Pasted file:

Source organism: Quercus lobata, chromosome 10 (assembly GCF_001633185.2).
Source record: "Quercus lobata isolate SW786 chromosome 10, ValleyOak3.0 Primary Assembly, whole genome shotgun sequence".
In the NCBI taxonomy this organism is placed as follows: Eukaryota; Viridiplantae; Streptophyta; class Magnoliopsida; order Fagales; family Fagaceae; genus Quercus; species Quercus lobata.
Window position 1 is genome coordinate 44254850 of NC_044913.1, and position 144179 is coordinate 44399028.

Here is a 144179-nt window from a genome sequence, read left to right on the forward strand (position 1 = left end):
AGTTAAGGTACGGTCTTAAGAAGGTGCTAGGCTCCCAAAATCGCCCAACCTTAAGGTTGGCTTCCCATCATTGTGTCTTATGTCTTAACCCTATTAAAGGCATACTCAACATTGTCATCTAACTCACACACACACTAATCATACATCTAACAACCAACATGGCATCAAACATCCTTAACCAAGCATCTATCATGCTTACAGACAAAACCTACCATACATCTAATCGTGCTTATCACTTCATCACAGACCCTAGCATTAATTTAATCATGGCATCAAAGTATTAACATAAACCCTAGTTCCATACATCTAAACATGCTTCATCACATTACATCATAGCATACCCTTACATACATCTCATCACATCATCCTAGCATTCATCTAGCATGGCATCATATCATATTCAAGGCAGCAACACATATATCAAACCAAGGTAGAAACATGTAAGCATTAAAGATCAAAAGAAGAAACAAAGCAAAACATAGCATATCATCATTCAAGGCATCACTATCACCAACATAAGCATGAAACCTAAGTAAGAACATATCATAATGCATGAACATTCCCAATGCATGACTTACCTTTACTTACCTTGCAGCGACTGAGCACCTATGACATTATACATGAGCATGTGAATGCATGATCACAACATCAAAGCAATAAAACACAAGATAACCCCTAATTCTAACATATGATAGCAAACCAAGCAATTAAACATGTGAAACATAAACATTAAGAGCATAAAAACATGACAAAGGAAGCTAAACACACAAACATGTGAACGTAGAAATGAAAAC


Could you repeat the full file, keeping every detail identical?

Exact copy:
Source organism: Quercus lobata, chromosome 10 (assembly GCF_001633185.2).
Source record: "Quercus lobata isolate SW786 chromosome 10, ValleyOak3.0 Primary Assembly, whole genome shotgun sequence".
In the NCBI taxonomy this organism is placed as follows: Eukaryota; Viridiplantae; Streptophyta; class Magnoliopsida; order Fagales; family Fagaceae; genus Quercus; species Quercus lobata.
Window position 1 is genome coordinate 44254850 of NC_044913.1, and position 144179 is coordinate 44399028.

Here is a 144179-nt window from a genome sequence, read left to right on the forward strand (position 1 = left end):
AGTTAAGGTACGGTCTTAAGAAGGTGCTAGGCTCCCAAAATCGCCCAACCTTAAGGTTGGCTTCCCATCATTGTGTCTTATGTCTTAACCCTATTAAAGGCATACTCAACATTGTCATCTAACTCACACACACACTAATCATACATCTAACAACCAACATGGCATCAAACATCCTTAACCAAGCATCTATCATGCTTACAGACAAAACCTACCATACATCTAATCGTGCTTATCACTTCATCACAGACCCTAGCATTAATTTAATCATGGCATCAAAGTATTAACATAAACCCTAGTTCCATACATCTAAACATGCTTCATCACATTACATCATAGCATACCCTTACATACATCTCATCACATCATCCTAGCATTCATCTAGCATGGCATCATATCATATTCAAGGCAGCAACACATATATCAAACCAAGGTAGAAACATGTAAGCATTAAAGATCAAAAGAAGAAACAAAGCAAAACATAGCATATCATCATTCAAGGCATCACTATCACCAACATAAGCATGAAACCTAAGTAAGAACATATCATAATGCATGAACATTCCCAATGCATGACTTACCTTTACTTACCTTGCAGCGACTGAGCACCTATGACATTATACATGAGCATGTGAATGCATGATCACAACATCAAAGCAATAAAACACAAGATAACCCCTAATTCTAACATATGATAGCAAACCAAGCAATTAAACATGTGAAACATAAACATTAAGAGCATAAAAACATGACAAAGGAAGCTAAACACACAAACATGTGAACGTAGAAATGAAAAC